To me, that is what this case is like. Everyone else has to scramble around, year in and year out, to clean up Facebook’s dirty toilet paper and graffiti. The solution is not for the rest of us to clean harder and more often.

    The entirely correct legal arguments you put forth are the noise to Facebook’s signal. Regardless of their validity, my point remains: until Facebook makes a genuine commitment to compliance with national and EU law, the rest of us should not have to lift a finger.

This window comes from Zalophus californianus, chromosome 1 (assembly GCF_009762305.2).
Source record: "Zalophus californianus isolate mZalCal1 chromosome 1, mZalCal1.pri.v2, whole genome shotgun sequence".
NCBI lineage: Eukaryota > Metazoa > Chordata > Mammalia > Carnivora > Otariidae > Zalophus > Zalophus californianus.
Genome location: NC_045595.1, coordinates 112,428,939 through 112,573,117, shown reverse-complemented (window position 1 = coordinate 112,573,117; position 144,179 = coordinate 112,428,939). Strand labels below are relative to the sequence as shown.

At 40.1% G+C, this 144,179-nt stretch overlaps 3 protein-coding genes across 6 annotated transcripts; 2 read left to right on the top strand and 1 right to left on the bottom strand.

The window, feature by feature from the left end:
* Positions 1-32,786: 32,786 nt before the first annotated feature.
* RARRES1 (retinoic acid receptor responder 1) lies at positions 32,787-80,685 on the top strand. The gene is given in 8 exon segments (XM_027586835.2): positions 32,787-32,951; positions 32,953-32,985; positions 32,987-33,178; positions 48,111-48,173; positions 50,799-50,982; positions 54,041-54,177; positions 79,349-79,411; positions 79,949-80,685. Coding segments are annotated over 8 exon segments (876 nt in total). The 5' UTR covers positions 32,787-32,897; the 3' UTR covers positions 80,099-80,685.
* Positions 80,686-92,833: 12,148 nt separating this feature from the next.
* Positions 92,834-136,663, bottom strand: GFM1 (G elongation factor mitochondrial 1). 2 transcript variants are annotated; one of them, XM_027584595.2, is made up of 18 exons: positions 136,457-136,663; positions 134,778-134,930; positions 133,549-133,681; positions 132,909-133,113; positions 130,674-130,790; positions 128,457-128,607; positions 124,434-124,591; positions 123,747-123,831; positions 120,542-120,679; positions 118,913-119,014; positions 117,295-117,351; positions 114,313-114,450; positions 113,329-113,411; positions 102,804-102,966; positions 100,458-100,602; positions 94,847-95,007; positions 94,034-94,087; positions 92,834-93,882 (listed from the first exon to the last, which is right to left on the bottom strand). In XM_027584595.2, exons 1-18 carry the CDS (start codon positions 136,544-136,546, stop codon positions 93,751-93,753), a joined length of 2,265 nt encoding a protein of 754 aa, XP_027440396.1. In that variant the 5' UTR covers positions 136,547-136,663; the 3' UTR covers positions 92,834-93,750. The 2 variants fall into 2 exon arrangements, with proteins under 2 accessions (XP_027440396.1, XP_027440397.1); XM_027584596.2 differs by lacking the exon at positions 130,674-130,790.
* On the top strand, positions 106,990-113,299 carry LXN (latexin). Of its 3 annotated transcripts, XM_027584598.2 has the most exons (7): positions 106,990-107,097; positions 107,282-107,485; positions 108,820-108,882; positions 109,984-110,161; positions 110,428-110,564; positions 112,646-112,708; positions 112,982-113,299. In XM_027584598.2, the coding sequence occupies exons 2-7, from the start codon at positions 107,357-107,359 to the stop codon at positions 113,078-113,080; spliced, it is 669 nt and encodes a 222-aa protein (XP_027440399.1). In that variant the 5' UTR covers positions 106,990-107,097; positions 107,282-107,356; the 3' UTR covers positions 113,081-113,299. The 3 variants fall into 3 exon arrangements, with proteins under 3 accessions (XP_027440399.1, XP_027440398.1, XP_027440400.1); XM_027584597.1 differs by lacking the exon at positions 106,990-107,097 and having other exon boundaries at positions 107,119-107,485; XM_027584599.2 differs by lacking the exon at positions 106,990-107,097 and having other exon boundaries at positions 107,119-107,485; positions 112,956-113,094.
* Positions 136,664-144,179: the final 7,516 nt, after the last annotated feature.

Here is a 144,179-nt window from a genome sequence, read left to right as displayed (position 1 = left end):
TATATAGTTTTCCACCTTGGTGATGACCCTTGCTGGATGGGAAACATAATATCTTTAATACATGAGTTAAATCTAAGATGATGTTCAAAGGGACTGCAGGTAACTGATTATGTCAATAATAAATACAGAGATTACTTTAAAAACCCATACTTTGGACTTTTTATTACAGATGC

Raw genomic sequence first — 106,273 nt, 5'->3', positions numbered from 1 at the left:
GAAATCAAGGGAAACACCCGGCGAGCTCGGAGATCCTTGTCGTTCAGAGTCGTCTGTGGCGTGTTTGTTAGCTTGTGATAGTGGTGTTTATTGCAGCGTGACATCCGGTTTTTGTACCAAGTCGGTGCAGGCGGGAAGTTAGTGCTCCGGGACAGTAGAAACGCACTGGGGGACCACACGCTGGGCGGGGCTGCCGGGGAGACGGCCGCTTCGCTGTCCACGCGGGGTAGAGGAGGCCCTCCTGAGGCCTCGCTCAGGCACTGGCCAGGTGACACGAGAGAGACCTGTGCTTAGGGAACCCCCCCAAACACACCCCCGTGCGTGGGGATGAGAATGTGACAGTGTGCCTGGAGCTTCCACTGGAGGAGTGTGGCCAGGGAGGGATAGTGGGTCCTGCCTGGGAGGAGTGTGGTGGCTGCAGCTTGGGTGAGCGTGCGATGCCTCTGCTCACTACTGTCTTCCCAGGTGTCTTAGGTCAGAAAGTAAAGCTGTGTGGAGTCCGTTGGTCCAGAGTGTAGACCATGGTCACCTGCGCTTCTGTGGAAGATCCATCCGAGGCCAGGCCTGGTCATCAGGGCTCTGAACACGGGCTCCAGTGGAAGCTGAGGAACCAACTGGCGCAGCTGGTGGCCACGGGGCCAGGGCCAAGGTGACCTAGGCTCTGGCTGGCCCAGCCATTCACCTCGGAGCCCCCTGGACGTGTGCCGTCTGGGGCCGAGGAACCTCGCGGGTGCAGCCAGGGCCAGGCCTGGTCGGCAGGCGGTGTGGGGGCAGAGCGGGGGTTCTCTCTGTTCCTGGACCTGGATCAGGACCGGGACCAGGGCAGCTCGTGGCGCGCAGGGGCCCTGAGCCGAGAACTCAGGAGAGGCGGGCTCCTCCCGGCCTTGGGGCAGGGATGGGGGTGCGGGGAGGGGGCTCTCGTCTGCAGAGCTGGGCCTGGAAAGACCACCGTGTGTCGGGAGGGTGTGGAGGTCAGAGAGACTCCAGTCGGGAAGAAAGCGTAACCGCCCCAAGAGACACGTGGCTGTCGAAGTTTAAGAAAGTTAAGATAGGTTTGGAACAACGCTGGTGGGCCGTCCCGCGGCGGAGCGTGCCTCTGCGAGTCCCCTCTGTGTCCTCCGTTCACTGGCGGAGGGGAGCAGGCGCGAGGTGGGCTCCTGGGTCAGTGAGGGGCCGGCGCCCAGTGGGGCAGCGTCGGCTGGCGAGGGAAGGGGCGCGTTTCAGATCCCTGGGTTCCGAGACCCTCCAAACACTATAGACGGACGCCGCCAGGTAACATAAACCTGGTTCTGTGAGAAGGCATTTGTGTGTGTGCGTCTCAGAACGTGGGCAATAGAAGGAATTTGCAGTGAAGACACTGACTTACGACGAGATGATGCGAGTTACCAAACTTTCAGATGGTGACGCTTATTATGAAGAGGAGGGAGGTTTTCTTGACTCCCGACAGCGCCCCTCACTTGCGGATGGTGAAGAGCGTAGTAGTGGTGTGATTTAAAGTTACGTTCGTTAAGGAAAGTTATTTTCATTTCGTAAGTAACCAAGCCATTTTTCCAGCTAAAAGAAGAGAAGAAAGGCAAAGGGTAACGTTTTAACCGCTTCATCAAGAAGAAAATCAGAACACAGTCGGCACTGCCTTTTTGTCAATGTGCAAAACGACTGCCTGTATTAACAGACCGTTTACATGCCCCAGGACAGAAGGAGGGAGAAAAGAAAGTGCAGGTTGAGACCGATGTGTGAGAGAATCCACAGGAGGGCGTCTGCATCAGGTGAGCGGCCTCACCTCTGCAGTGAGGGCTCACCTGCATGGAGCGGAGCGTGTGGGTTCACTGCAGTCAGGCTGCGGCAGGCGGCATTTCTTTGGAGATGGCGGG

• Yes, I agree that Facebook has to make it right and because FB haven’t it puts others under risk (my comment wasn’t about that). Still I am sure it’s not just FB who isn’t compliant – I am pretty sure it’s some 99% of websites (and here I disagree that ‘rest of us should not have to lift a finger’). It’s pretty hard to make it perfect (and not annoy visitors) – and especially because of third party cookies like FB.